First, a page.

Stock market today: Asia follows Wall Street up on hopes Fed will ease off rate hikes

Stock market today: Asia follows Wall Street up on hopes Fed will ease off rate hikes

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A pedestrian walks past the electronic screen of the Hong Kong Stock Exchange in Hong Kong on Friday, June 2, 2103 The Asian stock market followed Wall Street's lead on Friday, following a positive update on the U.S. job market and after Federal Reserve officials suggested they may not raise interest rates this month.

Louise Delmotte/AP

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A pedestrian walks past the electronic screen of the Hong Kong Stock Exchange in Hong Kong on Friday, June 2, 2103 The Asian stock market followed Wall Street's lead on Friday, following a positive update on the U.S. job market and after Federal Reserve officials suggested they may not raise interest rates this month.

Louise Delmotte/AP

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A pedestrian walks past the electronic screen of the Hong Kong Stock Exchange in Hong Kong on Friday, June 2, 2103 The Asian stock market followed Wall Street's lead on Friday, following a positive update on the U.S. job market and after Federal Reserve officials suggested they may not raise interest rates this month.

Louise Delmotte/AP

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BEIJING, China (AP) - Asian stock markets rose Friday in response to a U.S. employment update. Federal Reserve officials rekindled hopes that another rate hike could be delayed.

Shanghai, Tokyo and Hong Kong all advanced after U.S. lawmakers voted to approve a deal that would prevent a default on government debt. Oil prices strengthened.

The S&P 500, the benchmark index of Wall Street, rose 1% Thursday following data showing a decline in manufacturing and retail activities. This added to the hope that the Fed may decide that upward pressure on prices has eased and rate increases can be delayed or scaled back.

Philip Jefferson, a member of the board, said that "skipping a rate increase" at this month's Fed would allow policymakers to'see more information before making decisions'. Patrick Harker, the president of Federal Reserve Bank of Philadelphia made similar remarks.

James Knightley, ING's report said that the statements'reignited' the possibility of skipping a raise after strong job data last week fueled fears of further increases.

Knightley stated that, if the monthly U.S. Government report, due on Friday, shows a strong job market, it 'could easily shift things in favor of an increase.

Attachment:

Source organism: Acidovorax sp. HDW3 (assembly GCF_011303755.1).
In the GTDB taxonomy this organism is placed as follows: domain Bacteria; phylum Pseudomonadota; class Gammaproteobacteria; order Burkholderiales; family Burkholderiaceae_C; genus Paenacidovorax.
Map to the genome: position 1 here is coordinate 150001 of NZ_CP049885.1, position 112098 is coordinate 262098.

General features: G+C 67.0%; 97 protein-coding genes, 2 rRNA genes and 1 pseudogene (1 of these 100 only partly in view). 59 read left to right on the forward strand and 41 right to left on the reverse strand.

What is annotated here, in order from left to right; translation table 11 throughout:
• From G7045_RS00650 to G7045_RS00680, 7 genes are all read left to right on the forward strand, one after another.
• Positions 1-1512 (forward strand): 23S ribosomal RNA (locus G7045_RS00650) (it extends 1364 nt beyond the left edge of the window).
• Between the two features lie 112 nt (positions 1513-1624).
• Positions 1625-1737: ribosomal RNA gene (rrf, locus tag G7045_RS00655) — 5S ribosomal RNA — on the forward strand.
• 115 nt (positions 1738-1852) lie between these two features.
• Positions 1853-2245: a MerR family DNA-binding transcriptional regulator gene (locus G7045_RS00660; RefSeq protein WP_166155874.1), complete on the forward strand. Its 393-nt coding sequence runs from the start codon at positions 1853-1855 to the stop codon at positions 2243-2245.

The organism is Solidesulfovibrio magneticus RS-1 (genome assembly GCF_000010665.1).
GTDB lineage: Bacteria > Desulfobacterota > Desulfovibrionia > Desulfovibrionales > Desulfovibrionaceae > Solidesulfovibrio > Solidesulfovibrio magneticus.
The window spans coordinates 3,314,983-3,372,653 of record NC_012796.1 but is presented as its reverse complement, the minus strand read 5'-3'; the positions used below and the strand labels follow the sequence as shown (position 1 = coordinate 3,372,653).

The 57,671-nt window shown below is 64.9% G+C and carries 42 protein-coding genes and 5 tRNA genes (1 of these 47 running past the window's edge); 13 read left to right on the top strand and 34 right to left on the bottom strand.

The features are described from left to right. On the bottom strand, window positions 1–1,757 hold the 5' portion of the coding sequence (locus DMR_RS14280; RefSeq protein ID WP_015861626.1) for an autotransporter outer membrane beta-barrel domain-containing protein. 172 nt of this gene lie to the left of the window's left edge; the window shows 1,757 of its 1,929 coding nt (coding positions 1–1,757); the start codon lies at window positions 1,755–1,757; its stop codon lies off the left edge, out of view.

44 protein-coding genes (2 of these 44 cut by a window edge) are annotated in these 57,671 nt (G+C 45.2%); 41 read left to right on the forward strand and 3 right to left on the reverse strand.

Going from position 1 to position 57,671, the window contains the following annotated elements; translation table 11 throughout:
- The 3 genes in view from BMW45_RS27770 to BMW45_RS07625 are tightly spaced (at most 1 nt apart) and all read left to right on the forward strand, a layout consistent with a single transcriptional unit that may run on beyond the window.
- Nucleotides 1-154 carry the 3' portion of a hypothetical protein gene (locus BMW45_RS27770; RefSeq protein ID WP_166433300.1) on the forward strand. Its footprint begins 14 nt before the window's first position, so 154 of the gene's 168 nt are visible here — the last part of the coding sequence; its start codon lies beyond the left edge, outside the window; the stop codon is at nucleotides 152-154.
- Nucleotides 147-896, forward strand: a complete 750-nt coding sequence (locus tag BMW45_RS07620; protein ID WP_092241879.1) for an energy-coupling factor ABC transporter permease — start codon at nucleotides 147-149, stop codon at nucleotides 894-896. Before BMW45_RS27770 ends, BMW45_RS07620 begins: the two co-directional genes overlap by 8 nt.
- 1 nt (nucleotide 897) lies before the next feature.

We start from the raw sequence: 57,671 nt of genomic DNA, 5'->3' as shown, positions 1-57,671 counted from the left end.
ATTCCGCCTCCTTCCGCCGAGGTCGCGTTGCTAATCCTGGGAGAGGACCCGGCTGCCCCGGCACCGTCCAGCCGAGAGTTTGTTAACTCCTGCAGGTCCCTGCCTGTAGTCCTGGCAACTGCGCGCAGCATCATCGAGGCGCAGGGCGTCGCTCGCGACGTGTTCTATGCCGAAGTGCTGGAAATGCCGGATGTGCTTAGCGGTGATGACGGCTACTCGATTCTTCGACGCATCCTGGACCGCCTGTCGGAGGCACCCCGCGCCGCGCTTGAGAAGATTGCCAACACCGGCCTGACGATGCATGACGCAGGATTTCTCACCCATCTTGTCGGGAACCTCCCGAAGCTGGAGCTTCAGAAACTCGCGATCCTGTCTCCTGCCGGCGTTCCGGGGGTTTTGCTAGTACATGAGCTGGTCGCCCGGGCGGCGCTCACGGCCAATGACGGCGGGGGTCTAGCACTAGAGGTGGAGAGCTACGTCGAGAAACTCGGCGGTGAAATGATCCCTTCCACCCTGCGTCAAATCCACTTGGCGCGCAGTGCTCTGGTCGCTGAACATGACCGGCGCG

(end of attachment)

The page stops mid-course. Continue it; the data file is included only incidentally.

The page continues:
The Senate approved an agreement late Thursday to increase the amount of borrowing the government is allowed to do in exchange for cuts to spending.

The move was widely anticipated and removed the default threat that had roiled the markets last week, before President Joe Biden negotiated with House Speaker Kevin McCarthy to reach a compromise.

The Nikkei225 in Tokyo gained 1% and the Shanghai Composite Index rose 0.8% to 3229.06. Hong Kong's Hang Seng soared by 3.7% to 18,883.22.

The Kospi in Seoul increased by 1.1%, to 2,595.55, and the S&P ASX 200 index in Sydney rose by less than 0.1%, to 7,130.20.

India's Sensex opened at 62,434.48 with a gain of less than 0.1%. New Zealand fell, while Bangkok rose. Singapore and Indonesia closed their markets for the holidays.

Wall Street saw the S&P 500 rise to 4,221.02. The Dow Jones Industrial Average rose 0.5% to 33 061.57, and the Nasdaq Composite climbed 1.3% to 13 100.98.

Investors are more concerned with whether the economy will enter a recession or if inflation will decline enough for the Fed to reduce rate hikes.

In a report released on Thursday, fewer people than expected applied for unemployment benefits in the past week. Another revealed that employers' payrolls increased more than anticipated last month.

The Fed is concerned that a strong economy could lead to inflation.

According to a report by the Institute for Supply Management, manufacturing contracted for a seventh consecutive month in May. The decline was greater than the previous month as well as what economists had expected.

After those reports, traders bet largely on the Fed holding rates steady. Jefferson said, however, that this wouldn't mean an end to rate hikes.

Apple, Microsoft and Amazon each rose by at least 1,3%. They are among the most valuable companies on Wall Street, so their movements have extra weight in the S&P 500.

Dollar General fell 19.5% after it reported lower profits and revenues for the last quarter than analysts had expected. It is a retailer that caters to lower-income households.

Macy's (which also owns Bloomingdale's) rose by 1.2% following a better-than expected profit, but lower revenue than forecast. The company also cut its expectations for the coming year, saying that shoppers started to slow down in March.

The recent Wall Street frenzy over artificial intelligence has also subsided.

C3.ai's forecast of revenue for the upcoming fiscal period failed to impress Wall Street as Nvidia did last week. C3.ai fell 13.2% but is still up 210% this year. Nvidia rose by 5.1%.

On the New York Mercantile Exchange, electronic trading of benchmark U.S. Crude rose 35 cents per barrel to $70.45. On Thursday, the contract increased by $2.01 to $70.10. Brent crude, which is the basis of international oil trading, increased 39 cents per barrel to $74.67 in London. The previous session, it gained $1.68 to $74.28.

The dollar rose to 138.94 from 138.86 on Thursday. The euro rose to $1.0764, up from $1.0762.